PARIS (Reuters) – French President Jacques Chirac has called for a law banning Islamic headscarves and other religious symbols in state schools, despite protests from Muslims in France and across the world.
In a televised speech after months of debate on the role of religion in French society which highlighted the difficulties of Muslim integration, Chirac urged parliament to pass the law before the next school year starts in September.
The ban will extend to other religious symbols including Jewish skullcaps and large Christian crosses, but France’s top Muslim representative said it mainly targeted Islam and would further alienate the country’s five million Muslims.
“In all conscience, I consider that the wearing of dress or symbols which conspicuously show religious affiliation should be banned in schools,” Chirac, standing in front of a French flag, said in a speech to 400 invited guests at his Elysee Palace.
“For that, a law is necessary. I want it to be adopted by parliament and in force before the return to school next year.”
Chirac rejected a government commission’s proposal to mark the holy days of minority faiths with new school holidays, saying French pupils already had many official days off.
He said pupils could wear discreet symbols of faith such as small Islamic pendants, Christian crosses or the star of David.
But going beyond the government commission recommendations, he said it should be an offence to refuse hospital treatment by a doctor of another sex and suggested bosses should be able to set guidelines on wearing religious symbols at work.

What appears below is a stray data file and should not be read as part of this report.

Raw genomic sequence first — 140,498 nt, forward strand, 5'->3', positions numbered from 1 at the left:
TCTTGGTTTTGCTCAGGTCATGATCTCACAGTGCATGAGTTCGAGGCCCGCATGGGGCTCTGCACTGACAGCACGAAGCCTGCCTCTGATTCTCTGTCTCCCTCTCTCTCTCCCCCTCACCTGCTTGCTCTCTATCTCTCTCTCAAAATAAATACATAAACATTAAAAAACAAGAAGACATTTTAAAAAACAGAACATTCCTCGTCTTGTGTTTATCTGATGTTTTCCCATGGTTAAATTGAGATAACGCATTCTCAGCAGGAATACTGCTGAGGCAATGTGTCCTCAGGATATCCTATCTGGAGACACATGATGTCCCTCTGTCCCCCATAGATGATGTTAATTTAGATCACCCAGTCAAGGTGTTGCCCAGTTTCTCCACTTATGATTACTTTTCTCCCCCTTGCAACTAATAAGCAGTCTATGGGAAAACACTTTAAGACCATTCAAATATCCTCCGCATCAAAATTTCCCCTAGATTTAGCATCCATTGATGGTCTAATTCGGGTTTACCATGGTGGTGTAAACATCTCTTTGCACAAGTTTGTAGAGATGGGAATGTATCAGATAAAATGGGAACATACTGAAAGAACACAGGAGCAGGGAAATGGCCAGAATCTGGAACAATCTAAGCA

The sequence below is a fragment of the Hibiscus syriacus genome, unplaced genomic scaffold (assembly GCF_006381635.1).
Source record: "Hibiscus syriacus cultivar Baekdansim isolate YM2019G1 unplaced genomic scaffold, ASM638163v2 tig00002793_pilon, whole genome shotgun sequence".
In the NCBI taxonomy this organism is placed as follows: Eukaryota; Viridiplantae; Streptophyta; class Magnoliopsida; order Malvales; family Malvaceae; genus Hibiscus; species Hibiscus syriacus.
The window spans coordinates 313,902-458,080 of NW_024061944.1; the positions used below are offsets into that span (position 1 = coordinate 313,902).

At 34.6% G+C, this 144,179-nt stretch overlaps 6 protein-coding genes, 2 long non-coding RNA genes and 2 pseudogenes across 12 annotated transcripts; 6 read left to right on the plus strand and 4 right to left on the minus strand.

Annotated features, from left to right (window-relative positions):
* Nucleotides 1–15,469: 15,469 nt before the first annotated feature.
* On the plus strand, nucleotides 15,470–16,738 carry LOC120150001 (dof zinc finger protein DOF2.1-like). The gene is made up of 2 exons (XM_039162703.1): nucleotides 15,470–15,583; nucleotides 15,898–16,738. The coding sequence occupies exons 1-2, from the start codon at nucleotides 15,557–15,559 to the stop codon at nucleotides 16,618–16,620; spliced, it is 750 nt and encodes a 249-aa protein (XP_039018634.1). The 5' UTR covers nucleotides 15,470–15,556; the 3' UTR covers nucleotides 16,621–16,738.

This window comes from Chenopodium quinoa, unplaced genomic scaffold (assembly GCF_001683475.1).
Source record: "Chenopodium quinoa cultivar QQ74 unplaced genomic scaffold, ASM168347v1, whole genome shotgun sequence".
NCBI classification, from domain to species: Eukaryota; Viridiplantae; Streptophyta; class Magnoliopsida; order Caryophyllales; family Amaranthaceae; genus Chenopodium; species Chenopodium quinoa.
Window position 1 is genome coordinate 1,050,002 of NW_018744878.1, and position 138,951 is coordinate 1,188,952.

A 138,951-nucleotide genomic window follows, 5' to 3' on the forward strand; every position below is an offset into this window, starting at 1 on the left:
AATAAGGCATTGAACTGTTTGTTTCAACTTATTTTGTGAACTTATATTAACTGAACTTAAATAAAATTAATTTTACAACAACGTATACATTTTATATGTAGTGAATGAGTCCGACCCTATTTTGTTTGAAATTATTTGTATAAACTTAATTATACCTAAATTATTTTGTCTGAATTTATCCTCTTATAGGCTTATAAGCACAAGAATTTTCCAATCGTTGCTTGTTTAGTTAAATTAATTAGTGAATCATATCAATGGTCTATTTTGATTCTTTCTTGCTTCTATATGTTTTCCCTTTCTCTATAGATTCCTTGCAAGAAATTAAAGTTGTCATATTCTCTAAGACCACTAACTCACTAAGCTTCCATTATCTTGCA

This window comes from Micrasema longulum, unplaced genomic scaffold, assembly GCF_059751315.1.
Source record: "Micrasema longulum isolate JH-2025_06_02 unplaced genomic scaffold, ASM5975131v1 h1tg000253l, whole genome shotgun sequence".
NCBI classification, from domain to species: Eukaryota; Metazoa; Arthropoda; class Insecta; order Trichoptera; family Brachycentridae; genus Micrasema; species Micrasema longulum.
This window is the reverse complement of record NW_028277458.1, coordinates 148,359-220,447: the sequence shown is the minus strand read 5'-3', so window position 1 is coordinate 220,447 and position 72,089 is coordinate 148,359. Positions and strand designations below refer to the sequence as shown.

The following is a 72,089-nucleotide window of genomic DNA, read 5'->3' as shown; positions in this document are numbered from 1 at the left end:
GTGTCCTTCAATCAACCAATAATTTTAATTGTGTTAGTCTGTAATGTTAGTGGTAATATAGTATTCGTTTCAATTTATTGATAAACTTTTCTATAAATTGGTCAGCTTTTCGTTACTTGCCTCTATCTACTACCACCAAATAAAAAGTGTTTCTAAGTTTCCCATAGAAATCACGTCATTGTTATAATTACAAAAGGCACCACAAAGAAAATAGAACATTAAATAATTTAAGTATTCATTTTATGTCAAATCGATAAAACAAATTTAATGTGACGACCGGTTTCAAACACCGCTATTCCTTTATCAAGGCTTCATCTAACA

He also called for a “secularity code” to be agreed for civil servants and public sector workers, and said a watchdog body would be created to monitor breaches.
POLLS SHOW STRONG SUPPORT FOR BAN
Opinion polls show the ban in schools is backed by a large majority of French citizens although Muslim, Jewish and Christian leaders have opposed it.
Chirac hopes his tough stand to maintain the official division between the church and state will help boost his sliding popularity and prevent the far-right National Front from cashing in on racial tensions at regional elections in March.
The controversy over Muslim headscarves is a major issue following several cases of schoolgirls defying schools which have tried to stop them covering their heads in class.
Chirac said such defiance breached the landmark separation of church and state in 1905 and would heighten tensions in France’s multicultural society, whose Muslim and Jewish populations are both the biggest of their kind in west Europe.
“Secularity is one of the republic’s great achievements. It plays a crucial role in social harmony and national cohesion. We must not allow it to be weakened,” Chirac said.
At present, schools must decide how to deal with pupils whose headscarves, skullcaps or crosses contravene secular principles. Decisions to suspend or expel pupils for wearing the Muslim headscarf have sparked angry debates for some time.
Race relations are in the spotlight with young Muslims of North African origin blamed for a perceived rise of anti-Semitic violence in poor suburbs.
Muslims — about eight percent of France’s population — had urged Chirac not to propose a law to enforce any ban.
“A law on religious symbols in the school environment could stigmatise a whole community,” said Dalil Boubakeur, president of the French Council of the Muslim Faith (CFCM).
“I think this has nothing to do with being secular. This is probably because of the fear that Islam sometimes is linked to terrorism,” said Syafii Maarif, chief of the 30-million-strong Muhammadiyah, Indonesia’s second-largest Muslim organisation.
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